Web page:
This has nothing to do with travel, so if you just want to read about my travelling adventures, move on to the next post. It’s also lengthy. And miserable.
I am sad.
My dog (well, the family dog) had to be put to sleep a few days ago because she was very old and in a lot of pain. This didn’t overly faze me until a couple of hours ago. I knew when I left on my trip that I was most likely not going to see her again, so I said my goodbyes the day before my flight. I had also heard from my parents since leaving that she had been suffering more and more over time, so I had pretty much prepared myself and come to terms with it all and therefore I wasn’t shocked when it happened.
A little earlier this evening I went upstairs and met the dog that lives with the friend I’m staying with. She’s the same breed as my dogs were and is incredibly friendly. I knelt down stroking her and suddenly became really very sad because it was an instant reminder of the comfort and affection a pet can provide.
About a month ago I was lying in bed having real trouble getting to sleep. I think I’d accidentally napped earlier in the evening and so I had no hope of falling asleep properly for several hours. Lying in bed in the early hours of the morning with nothing to do but think is not a healthy option for a lot of people, and I can be one of them on occasion.
I was thinking about my dog and that she’d likely not be alive for too much longer and I was very thankful that I got to hug her and say goodbye before I left. I got to thinking that, over all, death doesn’t hugely bother me on an emotional level. The only people I’ve lost in my life have been non-immediate relatives and family friends – no one I have been intimately close to myself. I’m sad when it happens and I feel huge amounts of sorrow for the people directly affected who were close to the person, but I don’t find myself falling into despair or black pits of depression. I’ve always wondered if I was a little off in that respect.
While I was lying in bed (next time I’ll read a bloody book) I started to think about how I would cope if someone truly close to me died, like one of my parents. The answer is that I don’t think I would, at all. I would shut down and be emotionally unable to comprehend the utter change in paradigm.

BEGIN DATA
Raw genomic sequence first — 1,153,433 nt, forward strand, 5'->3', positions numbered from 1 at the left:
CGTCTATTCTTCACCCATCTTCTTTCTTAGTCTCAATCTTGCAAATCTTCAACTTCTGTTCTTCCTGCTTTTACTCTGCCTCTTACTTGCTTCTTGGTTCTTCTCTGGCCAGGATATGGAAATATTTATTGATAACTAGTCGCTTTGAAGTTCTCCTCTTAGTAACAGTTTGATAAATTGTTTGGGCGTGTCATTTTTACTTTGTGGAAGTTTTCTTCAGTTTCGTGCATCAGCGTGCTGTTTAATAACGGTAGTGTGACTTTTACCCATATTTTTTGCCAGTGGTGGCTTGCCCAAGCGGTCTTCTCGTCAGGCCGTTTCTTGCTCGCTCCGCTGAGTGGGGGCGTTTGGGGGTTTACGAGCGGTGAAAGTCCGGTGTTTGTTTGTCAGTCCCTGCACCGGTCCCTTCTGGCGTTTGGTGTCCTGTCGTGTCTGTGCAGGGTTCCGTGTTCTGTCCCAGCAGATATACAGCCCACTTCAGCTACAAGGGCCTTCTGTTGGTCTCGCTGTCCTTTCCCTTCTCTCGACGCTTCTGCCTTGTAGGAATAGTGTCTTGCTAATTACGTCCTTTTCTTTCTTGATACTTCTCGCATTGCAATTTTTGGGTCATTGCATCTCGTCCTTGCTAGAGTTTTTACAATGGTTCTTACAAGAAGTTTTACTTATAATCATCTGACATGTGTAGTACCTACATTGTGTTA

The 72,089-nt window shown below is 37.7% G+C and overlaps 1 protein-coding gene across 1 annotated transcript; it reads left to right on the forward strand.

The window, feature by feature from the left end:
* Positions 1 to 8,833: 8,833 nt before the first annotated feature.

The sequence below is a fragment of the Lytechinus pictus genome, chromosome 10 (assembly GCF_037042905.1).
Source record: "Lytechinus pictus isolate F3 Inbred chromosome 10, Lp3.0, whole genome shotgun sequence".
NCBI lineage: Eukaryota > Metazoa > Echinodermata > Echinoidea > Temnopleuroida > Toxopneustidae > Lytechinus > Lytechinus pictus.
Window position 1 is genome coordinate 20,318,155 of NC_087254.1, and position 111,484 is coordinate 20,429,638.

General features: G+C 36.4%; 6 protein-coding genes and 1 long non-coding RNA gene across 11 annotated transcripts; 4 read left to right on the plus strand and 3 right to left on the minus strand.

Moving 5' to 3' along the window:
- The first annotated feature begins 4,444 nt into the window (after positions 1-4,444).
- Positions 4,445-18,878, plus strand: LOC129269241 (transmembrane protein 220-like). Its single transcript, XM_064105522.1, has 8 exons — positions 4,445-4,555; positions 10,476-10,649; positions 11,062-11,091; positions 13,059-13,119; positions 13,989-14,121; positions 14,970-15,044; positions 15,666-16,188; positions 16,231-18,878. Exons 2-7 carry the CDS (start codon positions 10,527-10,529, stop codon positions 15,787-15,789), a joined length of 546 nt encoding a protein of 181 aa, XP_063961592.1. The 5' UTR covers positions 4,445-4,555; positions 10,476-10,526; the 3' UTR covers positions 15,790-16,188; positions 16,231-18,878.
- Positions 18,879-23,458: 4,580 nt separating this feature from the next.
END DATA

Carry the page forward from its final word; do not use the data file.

But what upsets me more than the thought of living without one of my parents is that if that ever happens, I might not have had the chance to say goodbye like I did with the dog, or to tell them all the things that they should be told.
Because frankly, I don’t tell my parents I love them nearly enough. That is to say, at all. I’d feel strange saying “I love you” to either parent, and that’s not because we’re not close, because we are, and it’s not because I have issue expressing emotion or affection, because I don’t. It’d just sound weird coming out of my mouth like that. I show them in other ways and with other things I say and do, and I’m going to go ahead and guess they know regardless. Because they bloody well should.
You see, it’s not even necessarily not getting to tell either one of them that I loved them that’d really cut me up if they were suddenly not there any more. It’s all the other things that wouldn’t have been said.
My sister and I have, without a shade of arrogance or pride, grown up to be fucking awesome people, all things considered. We both work (-ed in my case) for a living, we make and pay our own way, we’re respectful of others and polite and well mannered. Comparatively speaking, we were pretty much troubleless children and teenagers in respect to our behaviour. Neither of us has ever had a problem drinking too much, or with drugs, crime, befriending bad groups of people, or any other such similar. We were by no means perfect, but in the scheme of things, it could have been a lot worse.
There is absolutely no one to thank for this other than my parents. School did not go well for either me or my sister, and I’ve never had teachers to look up to or thank for influencing me whatsoever. My sister had a similarly rough time in school for her own reasons and lacked incredible amounts of support from non-family avenues.
Despite all of this, my parents for some reason think they’re bad parents. Or at least my father definitely does for reasons I have yet to and will never comprehend. There was an incredibly brief amount of time when I was very young when he wasn’t at home and I didn’t see him very often, and later he worked in a job for years which stressed him out and made him sporadically grumpy. My mother works herself too damn hard and consequently got stressed out and bites people (I jest) or shouted a bit. And they think this makes them terrible parents.
I just… don’t understand.
No, the thing that would really hurt if either of them were taken away would be the thought that I never got to tell them or they never knew just how much I appreciate them and everything they have done for me.
Both times I’ve quit my job to be incredibly irresponsible and swan off around the world on a whim they have been nothing but full of support. Whenever I have been having trouble with anything from how to deal with work issues to problems with a girlfriend of the time they have been there to comfort, advise, and in one case provide a lawyer (who has advised me to deny everything and say no more on the matter).
I never understand when people say they have trouble talking to their parents, because I could talk to mine about anything with absolutely no fear of judgement or anything other than acceptance and love.
I could not have asked for better parents or to be brought up in any other way. And if anything ever happened to either of them without them knowing it, and just how thankful I am, it’d haunt me until the day I died.
Note to self: do not watch potentially emotional films when you’ve recently received bad news about a pet. Must go write something more cheery.